Joanne McCarthy Newcastle Herald 19 December 2014
The NSW Labor Government sold the iconic The Drip gorge for $2084 in a 2010 lease conversion sale that cost a Chinese coal company less than $3 a hectare.
"They sold it for the price of a clapped-out second-hand car," said Mudgee District Environment Group spokeswoman Bev Smiles after Land and Property Management Authority documents released this week confirmed the price paid by Yancoal subsidiary Moolarben Coal.
The unpublicised $2084 conversion of more than 700 hectares of Crown land to freehold title in 2010, despite the community raising strong concerns about the possibility of such a conversion at least two years earlier, has shocked and angered groups fighting to protect the area.
"It is outrageous that public land has basically been given away, and the fact that it was public land the community had very clearly showed it wanted to protect makes it doubly shocking," said Ms Smiles.
A mine history that includes corrupt Labor ministers Ian Macdonald and Tony Kelly, and corrupt businessman Travers Duncan, has increased pressure on the NSW Government to protect The Drip from future mining by including it in Goulburn River National Park.
In 2008 Mr Macdonald controversially introduced legislation to NSW parliament overturning a court decision that could have stopped mining at Moolarben. The legislation was passed and enacted within a number of days.
In 2009 Yancoal paid $3.5 billion to buy out Moolarben owner Felix Resources, delivering $530 million to directors including Travers Duncan.
Mr Kelly was Lands Minister when the 2010 lease conversion sale was approved.
In 2013 the Independent Commission Against Corruption found Mr Macdonald acted corruptly in granting a mining licence in 2009 for another Upper Hunter mine, Mount Penny, to benefit Labor colleague Eddie Obeid, and Mr Duncan corruptly misled public officials about the involvement of the Obeid family in the same mine project.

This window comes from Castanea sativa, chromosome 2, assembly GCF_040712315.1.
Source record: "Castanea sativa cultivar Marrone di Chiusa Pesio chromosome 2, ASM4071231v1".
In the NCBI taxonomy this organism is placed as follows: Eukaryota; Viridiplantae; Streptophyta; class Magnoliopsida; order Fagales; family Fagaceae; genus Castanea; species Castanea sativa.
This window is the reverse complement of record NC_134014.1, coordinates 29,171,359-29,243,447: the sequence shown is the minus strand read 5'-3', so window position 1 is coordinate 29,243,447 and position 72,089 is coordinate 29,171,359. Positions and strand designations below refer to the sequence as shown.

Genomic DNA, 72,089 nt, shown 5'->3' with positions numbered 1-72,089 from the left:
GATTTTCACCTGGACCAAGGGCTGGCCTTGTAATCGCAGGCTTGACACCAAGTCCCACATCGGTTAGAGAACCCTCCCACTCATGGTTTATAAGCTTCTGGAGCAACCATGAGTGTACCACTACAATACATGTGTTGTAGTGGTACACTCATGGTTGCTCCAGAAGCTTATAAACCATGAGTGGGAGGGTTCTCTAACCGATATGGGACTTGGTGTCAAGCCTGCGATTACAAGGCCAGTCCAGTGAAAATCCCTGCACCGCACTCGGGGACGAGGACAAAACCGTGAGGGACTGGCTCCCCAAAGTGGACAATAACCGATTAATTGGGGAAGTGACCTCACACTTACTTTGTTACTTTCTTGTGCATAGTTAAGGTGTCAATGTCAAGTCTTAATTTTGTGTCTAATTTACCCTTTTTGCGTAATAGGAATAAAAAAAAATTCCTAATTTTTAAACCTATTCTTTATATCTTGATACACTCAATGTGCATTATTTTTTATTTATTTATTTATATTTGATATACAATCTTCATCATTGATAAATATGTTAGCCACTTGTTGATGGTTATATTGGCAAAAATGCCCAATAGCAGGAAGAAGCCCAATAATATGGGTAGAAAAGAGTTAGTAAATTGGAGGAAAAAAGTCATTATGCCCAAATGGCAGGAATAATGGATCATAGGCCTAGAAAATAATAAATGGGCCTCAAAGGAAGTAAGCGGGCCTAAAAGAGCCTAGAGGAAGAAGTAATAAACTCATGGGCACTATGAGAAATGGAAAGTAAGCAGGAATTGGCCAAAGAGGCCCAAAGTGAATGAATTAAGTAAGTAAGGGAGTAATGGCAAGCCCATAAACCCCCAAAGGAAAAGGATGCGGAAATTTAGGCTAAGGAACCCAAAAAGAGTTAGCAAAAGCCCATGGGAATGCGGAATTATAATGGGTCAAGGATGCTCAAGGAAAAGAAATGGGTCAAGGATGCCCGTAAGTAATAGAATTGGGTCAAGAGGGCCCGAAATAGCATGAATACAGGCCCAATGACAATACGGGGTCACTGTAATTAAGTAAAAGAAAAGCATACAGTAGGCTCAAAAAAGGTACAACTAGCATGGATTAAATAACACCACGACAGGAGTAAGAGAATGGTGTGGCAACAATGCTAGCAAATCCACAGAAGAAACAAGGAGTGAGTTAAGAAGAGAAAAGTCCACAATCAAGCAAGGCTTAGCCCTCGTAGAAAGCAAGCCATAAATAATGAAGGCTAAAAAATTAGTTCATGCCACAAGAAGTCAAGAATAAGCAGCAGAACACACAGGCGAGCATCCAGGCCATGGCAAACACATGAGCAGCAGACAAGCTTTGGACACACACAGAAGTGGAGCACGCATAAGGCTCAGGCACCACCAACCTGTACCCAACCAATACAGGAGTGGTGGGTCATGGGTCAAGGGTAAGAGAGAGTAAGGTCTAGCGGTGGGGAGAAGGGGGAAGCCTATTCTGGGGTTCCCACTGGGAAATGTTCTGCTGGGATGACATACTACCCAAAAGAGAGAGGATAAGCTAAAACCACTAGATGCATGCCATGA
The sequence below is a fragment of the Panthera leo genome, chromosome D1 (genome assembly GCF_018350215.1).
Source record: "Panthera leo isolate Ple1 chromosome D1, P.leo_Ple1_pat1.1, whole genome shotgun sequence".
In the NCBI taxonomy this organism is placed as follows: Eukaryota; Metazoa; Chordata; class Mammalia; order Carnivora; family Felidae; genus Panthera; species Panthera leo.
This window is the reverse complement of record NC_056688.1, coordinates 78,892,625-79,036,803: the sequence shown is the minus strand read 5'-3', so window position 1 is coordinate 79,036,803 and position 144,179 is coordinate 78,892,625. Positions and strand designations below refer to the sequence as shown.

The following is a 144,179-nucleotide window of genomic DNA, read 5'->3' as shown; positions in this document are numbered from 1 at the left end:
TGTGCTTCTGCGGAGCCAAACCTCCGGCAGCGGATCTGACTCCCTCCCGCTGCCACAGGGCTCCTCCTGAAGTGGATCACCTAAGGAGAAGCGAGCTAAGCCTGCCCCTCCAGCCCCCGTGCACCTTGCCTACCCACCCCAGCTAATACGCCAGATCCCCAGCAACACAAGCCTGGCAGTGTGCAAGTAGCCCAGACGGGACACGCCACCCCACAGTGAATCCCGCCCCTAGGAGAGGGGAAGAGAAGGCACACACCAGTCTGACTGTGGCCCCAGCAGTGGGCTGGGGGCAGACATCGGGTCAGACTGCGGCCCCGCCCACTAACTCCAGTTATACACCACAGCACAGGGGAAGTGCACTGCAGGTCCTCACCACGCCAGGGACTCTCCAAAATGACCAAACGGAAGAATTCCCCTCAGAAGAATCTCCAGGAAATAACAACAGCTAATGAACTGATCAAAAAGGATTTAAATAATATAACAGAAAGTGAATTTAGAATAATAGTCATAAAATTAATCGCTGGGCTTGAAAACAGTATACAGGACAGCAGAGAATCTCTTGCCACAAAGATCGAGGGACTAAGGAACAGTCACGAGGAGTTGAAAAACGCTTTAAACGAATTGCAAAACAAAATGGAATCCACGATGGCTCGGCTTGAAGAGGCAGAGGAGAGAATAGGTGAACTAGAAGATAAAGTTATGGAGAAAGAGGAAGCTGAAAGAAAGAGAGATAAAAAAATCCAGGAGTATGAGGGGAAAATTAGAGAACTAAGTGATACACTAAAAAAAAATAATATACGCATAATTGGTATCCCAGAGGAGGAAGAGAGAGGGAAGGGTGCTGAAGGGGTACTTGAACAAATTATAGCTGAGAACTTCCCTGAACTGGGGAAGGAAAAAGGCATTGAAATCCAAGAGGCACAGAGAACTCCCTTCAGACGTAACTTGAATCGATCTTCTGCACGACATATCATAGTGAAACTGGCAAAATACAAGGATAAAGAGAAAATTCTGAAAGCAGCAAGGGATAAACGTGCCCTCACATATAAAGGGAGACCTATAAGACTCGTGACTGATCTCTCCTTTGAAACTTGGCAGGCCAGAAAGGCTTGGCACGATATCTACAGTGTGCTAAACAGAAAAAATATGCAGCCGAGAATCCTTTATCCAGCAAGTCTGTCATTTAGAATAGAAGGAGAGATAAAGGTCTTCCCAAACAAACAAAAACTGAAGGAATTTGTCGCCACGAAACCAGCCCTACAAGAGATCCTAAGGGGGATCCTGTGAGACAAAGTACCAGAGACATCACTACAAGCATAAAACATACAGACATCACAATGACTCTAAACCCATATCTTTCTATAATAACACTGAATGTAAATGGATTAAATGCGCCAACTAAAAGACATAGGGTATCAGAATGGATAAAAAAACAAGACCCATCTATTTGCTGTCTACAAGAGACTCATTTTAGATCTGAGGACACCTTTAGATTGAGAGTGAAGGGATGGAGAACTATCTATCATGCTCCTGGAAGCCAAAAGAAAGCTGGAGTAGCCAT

Mr Kelly was found corrupt after an ICAC inquiry into a Sydney land sale, and controversially took control of Camberwell Common in 2010 and gave it to Ashton Coal.
Colin and Julia Imrie, whose property adjoins the gorge, wrote to the Crown Lands Office in 2008 about concerns The Drip might be converted to freehold title under the NSW Government's perpetual lease conversion program.
The Crown Lands Office wrote back that The Drip had "high conservation values", and consideration might be given to "acquiring this land as it is adjacent to the Goulburn River National Park".
This week Mr and Mrs Imrie said the previous government and its departments had been "well aware of The Drip and Goulburn River Gorges to the whole community but this did not prevent the transfer of remaining public ownership to Yancoal in 2010 without community warning or consultation".
The community was also critical of the current NSW Government after an exploration licence over the area was renewed, without excluding The Drip and surrounding areas, and despite significant public opposition.
On December 8, in response to another letter from the Imries expressing concern, the Office of Environment and Heritage advised Moolarben Coal had applied to explore an area north of The Drip "for a possible future application to mine in the area".
The NSW Planning Assessment Commission recommended a substantial expansion of underground and open cut mining at Moolarben in May this year, but supported including The Drip in the national park after noting current approvals allow mining up to 500 metres from the gorge.
The commission was "concerned The Drip has not yet been secured, noting the length of time this has been a concern".
Environment Minister Rob Stokes recently visited The Drip. A spokesman said the NSW Government "strongly believes in the need for further protection at The Drip".
A Yancoal spokesman said the company bought the perpetual lease over the 700 hectares from the previous owner, but declined to nominate a price.
The $2084 to convert the lease to freehold title under a NSW Government program introduced in 2004 that covered more than 10,000 leases.
The conversions were not put out to tender, and the cost was according to the program's requirement of either 3 per cent of the unimproved capital value of the land, or a notified capital value in NSW Government land records.